The Black Power Pan-Africanist Perspective

By Chinweizu

The Black race will be exterminated if it does not build a black superpower in Africa by the end of this century.

The pathetic self-image of the Black African in the 20th  century was embraced with desperate bravado by Aime Cesaire, the famous Negritude poet, when he proclaimed:

Hurrah for those who have never invented anything,
those who never explored anything,
those who never tamed anything,
those who give themselves up to the essence of things.

This pathetic self-image, which was implanted by colonialism, has been a major contributor to our burden of self-contempt and self-defeat, and to our psychological inability to motivate and organize our societies for great achievements. It is a myth that gets us to accept white domination and control down to this day. It has left us psychologically impotent to rebuild our shattered societies; impotent to build viable new societies from the rubble made of old Africa by the hurricane of colonialism.

Fortunately for our future, this self-image is false, demonstrably false; and we can erase it and end its damaging consequences by discovering and teaching ourselves the correct history of Black Africa.

Thanks to the work of Ivan Van Sertima and Cheikh Anta Diop and their complementary schools of historiography, we know that these claims are not true but

were foisted on us by Eurocentric historians, anthropologists and propagandists. And Van

Sertima and Diop have left us abundant evidence to correct that false image.

Professor Ivan Van Sertima died at 74, on 25 May 2009, African Liberation Day. Who, you might ask, was Ivan Van Sertima? He certainly was not well known in Black Africa, and certainly not as well known as he deserves to be. He was an Associate Professor of Africana Studies at Rutgers University in New Jersey, USA. He was the leader of a team of researchers whose work on the Journal of African Civilizations, which he founded in 1979, and edited, helped to rehabilitate the image of the Black African by removing the “primitive” from the center stage it has occupied in Eurocentric histories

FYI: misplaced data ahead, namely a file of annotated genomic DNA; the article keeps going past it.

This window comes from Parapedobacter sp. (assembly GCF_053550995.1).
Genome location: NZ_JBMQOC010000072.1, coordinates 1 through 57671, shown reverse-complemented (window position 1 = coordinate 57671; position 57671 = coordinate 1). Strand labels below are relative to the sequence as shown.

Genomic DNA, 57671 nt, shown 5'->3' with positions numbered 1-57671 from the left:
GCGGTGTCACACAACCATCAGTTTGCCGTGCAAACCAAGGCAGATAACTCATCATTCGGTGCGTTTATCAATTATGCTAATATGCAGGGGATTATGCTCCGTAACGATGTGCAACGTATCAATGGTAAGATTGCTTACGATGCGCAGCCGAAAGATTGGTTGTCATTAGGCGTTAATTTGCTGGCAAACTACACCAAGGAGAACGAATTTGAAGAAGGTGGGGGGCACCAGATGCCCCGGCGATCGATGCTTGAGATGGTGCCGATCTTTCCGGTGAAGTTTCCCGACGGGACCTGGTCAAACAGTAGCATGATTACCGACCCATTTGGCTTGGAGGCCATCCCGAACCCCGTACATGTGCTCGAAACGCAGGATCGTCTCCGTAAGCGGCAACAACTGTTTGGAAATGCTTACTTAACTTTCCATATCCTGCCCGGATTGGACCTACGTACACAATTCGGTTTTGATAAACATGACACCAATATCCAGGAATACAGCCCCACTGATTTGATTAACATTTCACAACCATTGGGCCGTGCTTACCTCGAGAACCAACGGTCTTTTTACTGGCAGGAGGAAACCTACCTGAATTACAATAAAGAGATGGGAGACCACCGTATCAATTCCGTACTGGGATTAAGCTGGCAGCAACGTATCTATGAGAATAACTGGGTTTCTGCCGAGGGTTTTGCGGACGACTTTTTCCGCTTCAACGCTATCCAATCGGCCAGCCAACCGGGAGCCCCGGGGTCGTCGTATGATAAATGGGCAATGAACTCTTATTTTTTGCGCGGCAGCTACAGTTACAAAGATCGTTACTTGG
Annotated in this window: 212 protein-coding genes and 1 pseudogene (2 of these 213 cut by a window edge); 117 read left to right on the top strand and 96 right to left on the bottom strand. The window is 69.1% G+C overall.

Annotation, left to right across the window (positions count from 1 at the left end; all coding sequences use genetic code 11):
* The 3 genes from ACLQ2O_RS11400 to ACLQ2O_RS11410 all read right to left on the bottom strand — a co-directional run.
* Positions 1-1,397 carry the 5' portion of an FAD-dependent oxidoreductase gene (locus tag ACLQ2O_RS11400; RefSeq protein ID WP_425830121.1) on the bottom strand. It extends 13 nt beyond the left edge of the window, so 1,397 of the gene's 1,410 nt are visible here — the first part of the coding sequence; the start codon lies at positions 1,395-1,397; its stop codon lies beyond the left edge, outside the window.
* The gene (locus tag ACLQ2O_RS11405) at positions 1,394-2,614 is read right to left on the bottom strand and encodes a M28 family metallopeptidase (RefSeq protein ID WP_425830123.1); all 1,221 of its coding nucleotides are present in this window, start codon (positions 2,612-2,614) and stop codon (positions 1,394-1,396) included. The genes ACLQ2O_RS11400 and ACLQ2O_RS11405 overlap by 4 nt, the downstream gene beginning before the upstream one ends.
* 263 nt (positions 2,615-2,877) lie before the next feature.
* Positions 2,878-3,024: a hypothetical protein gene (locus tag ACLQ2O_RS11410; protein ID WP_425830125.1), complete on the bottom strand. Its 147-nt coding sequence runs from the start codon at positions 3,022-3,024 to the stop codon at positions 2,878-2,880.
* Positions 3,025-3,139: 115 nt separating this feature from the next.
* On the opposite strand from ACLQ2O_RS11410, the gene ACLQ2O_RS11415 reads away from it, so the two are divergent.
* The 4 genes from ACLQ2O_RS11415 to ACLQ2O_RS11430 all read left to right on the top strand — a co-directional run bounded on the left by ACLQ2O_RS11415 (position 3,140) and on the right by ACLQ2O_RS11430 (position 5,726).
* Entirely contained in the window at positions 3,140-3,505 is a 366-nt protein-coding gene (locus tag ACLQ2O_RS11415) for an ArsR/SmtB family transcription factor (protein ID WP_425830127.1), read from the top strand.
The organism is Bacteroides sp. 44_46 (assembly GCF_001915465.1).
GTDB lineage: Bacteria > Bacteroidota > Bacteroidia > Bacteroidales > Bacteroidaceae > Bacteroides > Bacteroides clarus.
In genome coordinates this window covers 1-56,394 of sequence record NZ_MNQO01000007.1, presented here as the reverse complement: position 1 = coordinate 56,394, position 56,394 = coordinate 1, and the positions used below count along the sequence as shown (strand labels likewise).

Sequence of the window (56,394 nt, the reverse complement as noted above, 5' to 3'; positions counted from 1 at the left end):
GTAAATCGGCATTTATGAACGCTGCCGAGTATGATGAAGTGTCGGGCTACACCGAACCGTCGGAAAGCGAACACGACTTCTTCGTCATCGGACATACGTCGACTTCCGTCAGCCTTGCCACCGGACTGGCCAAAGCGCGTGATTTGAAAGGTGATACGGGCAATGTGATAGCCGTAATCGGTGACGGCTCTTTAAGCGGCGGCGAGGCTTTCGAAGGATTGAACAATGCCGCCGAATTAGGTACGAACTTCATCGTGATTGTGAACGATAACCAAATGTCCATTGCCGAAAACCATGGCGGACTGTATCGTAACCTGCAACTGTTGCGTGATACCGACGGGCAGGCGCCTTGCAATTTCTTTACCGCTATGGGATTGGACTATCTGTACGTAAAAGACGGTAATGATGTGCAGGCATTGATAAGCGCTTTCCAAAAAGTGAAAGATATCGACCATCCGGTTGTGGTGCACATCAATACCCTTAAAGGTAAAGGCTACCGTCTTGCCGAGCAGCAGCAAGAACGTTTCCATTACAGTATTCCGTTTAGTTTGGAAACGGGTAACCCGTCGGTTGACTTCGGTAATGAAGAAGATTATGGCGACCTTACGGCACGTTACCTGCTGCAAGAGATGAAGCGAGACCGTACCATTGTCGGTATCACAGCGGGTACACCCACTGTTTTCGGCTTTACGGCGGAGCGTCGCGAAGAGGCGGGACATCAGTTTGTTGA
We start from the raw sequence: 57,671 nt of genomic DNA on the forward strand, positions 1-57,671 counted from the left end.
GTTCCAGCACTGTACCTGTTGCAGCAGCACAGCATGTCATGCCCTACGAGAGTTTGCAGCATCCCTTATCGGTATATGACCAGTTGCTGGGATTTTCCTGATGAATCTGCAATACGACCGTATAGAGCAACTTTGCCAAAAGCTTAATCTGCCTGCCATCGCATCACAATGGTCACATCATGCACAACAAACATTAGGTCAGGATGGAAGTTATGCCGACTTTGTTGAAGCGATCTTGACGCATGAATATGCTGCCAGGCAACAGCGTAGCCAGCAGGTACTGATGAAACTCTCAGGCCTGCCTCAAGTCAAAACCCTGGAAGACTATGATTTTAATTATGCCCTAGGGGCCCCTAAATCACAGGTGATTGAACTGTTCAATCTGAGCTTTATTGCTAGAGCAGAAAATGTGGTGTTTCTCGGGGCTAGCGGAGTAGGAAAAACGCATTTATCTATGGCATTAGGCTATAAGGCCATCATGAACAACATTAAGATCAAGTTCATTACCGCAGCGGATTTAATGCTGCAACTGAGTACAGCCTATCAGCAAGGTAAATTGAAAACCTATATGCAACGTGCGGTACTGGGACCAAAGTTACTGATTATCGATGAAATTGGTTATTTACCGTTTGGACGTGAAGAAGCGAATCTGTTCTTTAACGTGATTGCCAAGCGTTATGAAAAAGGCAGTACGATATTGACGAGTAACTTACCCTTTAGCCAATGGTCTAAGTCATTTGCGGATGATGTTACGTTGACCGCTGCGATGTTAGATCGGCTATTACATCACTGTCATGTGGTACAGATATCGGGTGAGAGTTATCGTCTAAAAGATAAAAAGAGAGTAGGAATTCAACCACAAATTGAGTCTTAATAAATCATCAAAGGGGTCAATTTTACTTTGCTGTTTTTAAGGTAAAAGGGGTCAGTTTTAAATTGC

and anthropologies of the African. His major book, They Came Before Columbus, was published in 1977. It presented evidence for two distinct pre-Columbian contacts from Black Africa to the Americas:

(1) Evidence of Mandingos, from the Mali Empire in West Africa, who were traveling to and trading with the peoples of Central America, and sometimes settling there, in the two centuries before Columbus found himself in America; and

(2) evidence of an Egypto-Nubian visitation ca.900 BC which left Pharaonic culture imprints in Central America.

Though the evidence presented was strong, the prevailing climate of anti-African prejudice inspired many attacks on the book.  How could African primitives, it was mocked, have reached America before Columbus, from civilized Europe?

In an interview he gave in 1991, Van Sertima explained the mission which the attacks on They Came Before Columbus impelled him to undertake:

“What the reaction to They Came Before Columbus taught me is that it does not matter how well documented, how well supported may be the new facts one presents to the world, the old habit of thinking about the African does not easily change. It is important that the vision of the African be changed, our old-fashioned vision of the African ancestor. I began to realize the reason why it was so hard for people to see the African on any other plane before the European arrived except that of the primitive, the static primitive. Most primitives do not easily make transcontinental, trans-oceanic movements. It took thousands of years for the very early primitives to move across the spaces of Africa, across the spaces of Europe, across the spaces of Asia. By conceiving of the African as a relatively static primitive, it is hard to accept that he could be on a continent other than his own, unless someone brought him there. Especially when a vast and virginal ocean stands between. Where, therefore, it is claimed, that he not only made contact with distant civilizations but influenced them, it would start a momentous controversy. I realized that I would first have to revise, in the mind of millions, the popular vision of the African. That is why I got involved in the Journal of African Civilizations.”